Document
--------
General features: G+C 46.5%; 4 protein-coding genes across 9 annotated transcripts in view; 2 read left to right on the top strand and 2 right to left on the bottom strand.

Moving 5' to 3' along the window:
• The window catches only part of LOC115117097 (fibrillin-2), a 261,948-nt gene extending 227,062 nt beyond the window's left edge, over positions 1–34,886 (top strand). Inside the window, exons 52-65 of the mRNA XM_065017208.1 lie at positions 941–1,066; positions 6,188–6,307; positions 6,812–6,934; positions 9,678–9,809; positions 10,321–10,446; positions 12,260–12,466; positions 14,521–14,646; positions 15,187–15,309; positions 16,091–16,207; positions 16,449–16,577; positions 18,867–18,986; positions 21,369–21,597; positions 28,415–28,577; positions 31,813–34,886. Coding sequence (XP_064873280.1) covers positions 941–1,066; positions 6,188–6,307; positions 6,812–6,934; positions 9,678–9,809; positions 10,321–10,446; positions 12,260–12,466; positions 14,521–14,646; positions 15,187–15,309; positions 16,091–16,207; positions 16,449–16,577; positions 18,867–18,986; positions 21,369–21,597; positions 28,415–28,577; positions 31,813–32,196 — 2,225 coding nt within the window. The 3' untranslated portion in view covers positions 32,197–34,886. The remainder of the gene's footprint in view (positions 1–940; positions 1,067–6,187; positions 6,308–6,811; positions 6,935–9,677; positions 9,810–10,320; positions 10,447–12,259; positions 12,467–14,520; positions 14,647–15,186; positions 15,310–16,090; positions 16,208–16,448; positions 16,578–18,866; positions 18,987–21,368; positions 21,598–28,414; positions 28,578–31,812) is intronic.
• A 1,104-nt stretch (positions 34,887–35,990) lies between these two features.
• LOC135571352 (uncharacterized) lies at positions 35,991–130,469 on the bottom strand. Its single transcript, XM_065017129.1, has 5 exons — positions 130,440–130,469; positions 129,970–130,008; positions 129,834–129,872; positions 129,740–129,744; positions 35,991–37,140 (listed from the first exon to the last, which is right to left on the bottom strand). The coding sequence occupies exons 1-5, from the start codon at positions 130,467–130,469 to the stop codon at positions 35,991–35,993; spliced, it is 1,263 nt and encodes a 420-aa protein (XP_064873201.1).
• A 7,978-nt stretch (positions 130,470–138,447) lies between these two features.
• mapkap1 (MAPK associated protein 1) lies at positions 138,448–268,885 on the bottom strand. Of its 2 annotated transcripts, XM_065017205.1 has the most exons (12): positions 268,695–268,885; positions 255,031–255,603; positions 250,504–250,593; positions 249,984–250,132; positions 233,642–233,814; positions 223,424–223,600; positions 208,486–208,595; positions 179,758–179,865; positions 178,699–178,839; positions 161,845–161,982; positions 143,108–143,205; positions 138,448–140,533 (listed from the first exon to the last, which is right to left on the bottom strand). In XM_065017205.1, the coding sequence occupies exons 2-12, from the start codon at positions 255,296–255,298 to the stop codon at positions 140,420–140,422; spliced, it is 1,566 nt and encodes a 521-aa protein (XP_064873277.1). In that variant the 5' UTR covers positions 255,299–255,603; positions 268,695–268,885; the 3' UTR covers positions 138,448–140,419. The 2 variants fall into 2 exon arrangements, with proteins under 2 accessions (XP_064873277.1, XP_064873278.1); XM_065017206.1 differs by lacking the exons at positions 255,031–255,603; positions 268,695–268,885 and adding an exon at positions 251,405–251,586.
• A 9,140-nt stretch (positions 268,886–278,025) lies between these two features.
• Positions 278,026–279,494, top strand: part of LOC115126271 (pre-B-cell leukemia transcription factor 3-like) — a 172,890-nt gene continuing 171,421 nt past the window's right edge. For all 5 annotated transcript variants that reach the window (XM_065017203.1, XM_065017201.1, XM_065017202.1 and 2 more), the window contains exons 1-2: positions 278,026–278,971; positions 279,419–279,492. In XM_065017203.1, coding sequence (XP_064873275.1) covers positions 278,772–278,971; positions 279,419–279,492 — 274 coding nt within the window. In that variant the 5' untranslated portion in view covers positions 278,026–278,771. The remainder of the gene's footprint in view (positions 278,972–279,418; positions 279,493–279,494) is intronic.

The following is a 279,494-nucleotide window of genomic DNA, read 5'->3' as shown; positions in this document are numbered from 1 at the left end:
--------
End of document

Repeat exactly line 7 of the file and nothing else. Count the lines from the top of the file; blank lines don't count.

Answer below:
• mapkap1 (MAPK associated protein 1) lies at positions 138,448–268,885 on the bottom strand. Of its 2 annotated transcripts, XM_065017205.1 has the most exons (12): positions 268,695–268,885; positions 255,031–255,603; positions 250,504–250,593; positions 249,984–250,132; positions 233,642–233,814; positions 223,424–223,600; positions 208,486–208,595; positions 179,758–179,865; positions 178,699–178,839; positions 161,845–161,982; positions 143,108–143,205; positions 138,448–140,533 (listed from the first exon to the last, which is right to left on the bottom strand). In XM_065017205.1, the coding sequence occupies exons 2-12, from the start codon at positions 255,296–255,298 to the stop codon at positions 140,420–140,422; spliced, it is 1,566 nt and encodes a 521-aa protein (XP_064873277.1). In that variant the 5' UTR covers positions 255,299–255,603; positions 268,695–268,885; the 3' UTR covers positions 138,448–140,419. The 2 variants fall into 2 exon arrangements, with proteins under 2 accessions (XP_064873277.1, XP_064873278.1); XM_065017206.1 differs by lacking the exons at positions 255,031–255,603; positions 268,695–268,885 and adding an exon at positions 251,405–251,586.